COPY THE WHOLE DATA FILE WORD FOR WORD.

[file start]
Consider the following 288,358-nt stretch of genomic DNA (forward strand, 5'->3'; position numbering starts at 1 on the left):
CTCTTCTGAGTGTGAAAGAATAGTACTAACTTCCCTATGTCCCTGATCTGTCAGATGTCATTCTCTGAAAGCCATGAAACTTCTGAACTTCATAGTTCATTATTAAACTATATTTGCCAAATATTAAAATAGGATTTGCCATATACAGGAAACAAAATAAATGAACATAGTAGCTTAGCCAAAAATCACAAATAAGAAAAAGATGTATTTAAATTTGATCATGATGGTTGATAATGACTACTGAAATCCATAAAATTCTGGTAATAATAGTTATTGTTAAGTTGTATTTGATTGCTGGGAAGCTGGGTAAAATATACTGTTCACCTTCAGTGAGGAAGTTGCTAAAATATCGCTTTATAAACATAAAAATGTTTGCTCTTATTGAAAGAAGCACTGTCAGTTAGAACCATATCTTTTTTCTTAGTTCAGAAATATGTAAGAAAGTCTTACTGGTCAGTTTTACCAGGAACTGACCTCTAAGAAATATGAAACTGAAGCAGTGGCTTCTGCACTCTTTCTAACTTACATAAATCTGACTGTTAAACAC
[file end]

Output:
Consider the following 288,358-nt stretch of genomic DNA (forward strand, 5'->3'; position numbering starts at 1 on the left):
CTCTTCTGAGTGTGAAAGAATAGTACTAACTTCCCTATGTCCCTGATCTGTCAGATGTCATTCTCTGAAAGCCATGAAACTTCTGAACTTCATAGTTCATTATTAAACTATATTTGCCAAATATTAAAATAGGATTTGCCATATACAGGAAACAAAATAAATGAACATAGTAGCTTAGCCAAAAATCACAAATAAGAAAAAGATGTATTTAAATTTGATCATGATGGTTGATAATGACTACTGAAATCCATAAAATTCTGGTAATAATAGTTATTGTTAAGTTGTATTTGATTGCTGGGAAGCTGGGTAAAATATACTGTTCACCTTCAGTGAGGAAGTTGCTAAAATATCGCTTTATAAACATAAAAATGTTTGCTCTTATTGAAAGAAGCACTGTCAGTTAGAACCATATCTTTTTTCTTAGTTCAGAAATATGTAAGAAAGTCTTACTGGTCAGTTTTACCAGGAACTGACCTCTAAGAAATATGAAACTGAAGCAGTGGCTTCTGCACTCTTTCTAACTTACATAAATCTGACTGTTAAACAC